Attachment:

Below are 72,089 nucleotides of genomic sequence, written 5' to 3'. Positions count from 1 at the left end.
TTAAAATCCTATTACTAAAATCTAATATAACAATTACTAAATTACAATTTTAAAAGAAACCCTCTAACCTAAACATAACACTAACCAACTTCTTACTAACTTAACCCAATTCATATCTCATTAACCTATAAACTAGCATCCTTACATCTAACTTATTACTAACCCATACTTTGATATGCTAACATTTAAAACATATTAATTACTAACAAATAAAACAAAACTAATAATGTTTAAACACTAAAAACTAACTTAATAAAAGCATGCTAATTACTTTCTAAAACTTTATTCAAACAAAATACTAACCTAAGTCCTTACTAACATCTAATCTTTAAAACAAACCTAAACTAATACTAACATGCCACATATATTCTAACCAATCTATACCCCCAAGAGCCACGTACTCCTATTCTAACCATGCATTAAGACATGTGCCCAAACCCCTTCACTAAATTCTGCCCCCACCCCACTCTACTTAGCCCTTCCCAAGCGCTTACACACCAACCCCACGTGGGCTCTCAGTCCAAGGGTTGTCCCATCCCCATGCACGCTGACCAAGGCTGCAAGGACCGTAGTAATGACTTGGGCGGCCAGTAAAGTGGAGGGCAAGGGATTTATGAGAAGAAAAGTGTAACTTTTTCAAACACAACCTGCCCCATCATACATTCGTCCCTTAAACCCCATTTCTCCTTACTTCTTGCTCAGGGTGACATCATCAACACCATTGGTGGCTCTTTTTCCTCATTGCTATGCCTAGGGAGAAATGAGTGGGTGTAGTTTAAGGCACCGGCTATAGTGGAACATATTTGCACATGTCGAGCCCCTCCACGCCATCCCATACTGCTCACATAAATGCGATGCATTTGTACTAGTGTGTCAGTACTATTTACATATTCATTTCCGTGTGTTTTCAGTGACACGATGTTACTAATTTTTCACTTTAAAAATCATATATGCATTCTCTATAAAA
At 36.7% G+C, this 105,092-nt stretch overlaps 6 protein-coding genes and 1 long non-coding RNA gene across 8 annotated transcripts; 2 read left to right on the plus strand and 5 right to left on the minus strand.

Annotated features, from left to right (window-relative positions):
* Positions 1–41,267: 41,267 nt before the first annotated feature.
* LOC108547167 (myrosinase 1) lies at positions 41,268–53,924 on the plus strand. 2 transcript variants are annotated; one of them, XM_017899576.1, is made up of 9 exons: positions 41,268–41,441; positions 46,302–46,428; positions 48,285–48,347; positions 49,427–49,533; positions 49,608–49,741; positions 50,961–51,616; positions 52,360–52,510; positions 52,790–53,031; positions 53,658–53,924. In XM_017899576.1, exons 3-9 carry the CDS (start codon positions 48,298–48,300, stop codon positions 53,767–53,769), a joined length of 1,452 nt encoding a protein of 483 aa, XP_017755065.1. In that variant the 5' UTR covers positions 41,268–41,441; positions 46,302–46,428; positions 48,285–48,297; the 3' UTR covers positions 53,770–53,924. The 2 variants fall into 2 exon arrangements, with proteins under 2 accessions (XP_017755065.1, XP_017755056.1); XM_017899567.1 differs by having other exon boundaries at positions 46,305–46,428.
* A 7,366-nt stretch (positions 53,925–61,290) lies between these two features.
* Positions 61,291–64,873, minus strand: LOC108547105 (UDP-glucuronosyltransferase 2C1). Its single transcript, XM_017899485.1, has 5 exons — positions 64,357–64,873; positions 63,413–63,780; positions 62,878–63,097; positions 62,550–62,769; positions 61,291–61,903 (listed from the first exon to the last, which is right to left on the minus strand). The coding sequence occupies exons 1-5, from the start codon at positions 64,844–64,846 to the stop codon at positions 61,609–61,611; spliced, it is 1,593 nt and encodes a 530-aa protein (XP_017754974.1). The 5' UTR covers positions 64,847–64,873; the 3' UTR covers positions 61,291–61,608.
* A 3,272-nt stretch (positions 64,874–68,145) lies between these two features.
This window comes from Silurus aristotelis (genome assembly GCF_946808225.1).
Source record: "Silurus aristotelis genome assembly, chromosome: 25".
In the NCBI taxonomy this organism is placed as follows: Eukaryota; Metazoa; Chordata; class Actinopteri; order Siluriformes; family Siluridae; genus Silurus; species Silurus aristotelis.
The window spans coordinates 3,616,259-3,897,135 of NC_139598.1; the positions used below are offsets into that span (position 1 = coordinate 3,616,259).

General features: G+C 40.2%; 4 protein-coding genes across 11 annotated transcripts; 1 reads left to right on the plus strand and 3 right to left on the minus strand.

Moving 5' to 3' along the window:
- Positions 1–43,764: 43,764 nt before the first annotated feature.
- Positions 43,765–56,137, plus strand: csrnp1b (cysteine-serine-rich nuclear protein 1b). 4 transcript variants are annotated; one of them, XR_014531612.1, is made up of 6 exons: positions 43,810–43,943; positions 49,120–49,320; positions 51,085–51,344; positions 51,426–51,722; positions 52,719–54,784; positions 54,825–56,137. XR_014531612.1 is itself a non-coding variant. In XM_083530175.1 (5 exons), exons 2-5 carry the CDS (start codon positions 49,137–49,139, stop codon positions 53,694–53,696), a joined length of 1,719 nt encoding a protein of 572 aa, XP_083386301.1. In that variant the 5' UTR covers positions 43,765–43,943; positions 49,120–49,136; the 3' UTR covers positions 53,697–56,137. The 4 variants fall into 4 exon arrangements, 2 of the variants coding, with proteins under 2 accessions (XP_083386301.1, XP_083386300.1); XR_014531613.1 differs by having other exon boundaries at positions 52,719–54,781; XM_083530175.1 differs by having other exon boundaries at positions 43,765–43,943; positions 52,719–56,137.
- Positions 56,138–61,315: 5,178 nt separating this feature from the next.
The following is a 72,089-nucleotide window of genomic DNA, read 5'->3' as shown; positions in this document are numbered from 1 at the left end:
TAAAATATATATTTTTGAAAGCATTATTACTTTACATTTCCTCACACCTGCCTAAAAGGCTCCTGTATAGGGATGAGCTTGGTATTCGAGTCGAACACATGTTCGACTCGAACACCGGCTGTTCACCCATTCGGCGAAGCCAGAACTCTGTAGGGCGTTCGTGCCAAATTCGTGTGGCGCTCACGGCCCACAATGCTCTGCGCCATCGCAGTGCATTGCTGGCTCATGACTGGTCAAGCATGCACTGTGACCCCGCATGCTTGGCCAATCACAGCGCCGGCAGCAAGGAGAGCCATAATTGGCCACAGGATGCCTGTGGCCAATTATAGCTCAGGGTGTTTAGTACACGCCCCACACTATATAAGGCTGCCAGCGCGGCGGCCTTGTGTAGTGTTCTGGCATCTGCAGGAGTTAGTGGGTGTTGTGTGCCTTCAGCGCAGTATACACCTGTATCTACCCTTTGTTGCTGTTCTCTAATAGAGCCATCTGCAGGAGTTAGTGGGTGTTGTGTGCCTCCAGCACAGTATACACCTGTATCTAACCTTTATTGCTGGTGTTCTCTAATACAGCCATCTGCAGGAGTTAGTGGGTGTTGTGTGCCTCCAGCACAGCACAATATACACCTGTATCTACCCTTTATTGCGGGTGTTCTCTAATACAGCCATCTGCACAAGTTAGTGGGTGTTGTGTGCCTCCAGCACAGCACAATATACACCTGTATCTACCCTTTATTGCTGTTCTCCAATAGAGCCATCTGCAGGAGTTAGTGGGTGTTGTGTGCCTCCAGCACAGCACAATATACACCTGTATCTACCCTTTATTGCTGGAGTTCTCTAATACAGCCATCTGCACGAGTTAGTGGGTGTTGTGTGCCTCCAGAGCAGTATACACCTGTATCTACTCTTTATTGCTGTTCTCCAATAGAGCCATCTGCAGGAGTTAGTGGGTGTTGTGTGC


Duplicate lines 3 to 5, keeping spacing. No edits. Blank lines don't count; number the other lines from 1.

At 36.7% G+C, this 105,092-nt stretch overlaps 6 protein-coding genes and 1 long non-coding RNA gene across 8 annotated transcripts; 2 read left to right on the plus strand and 5 right to left on the minus strand.

Annotated features, from left to right (window-relative positions):
* Positions 1–41,267: 41,267 nt before the first annotated feature.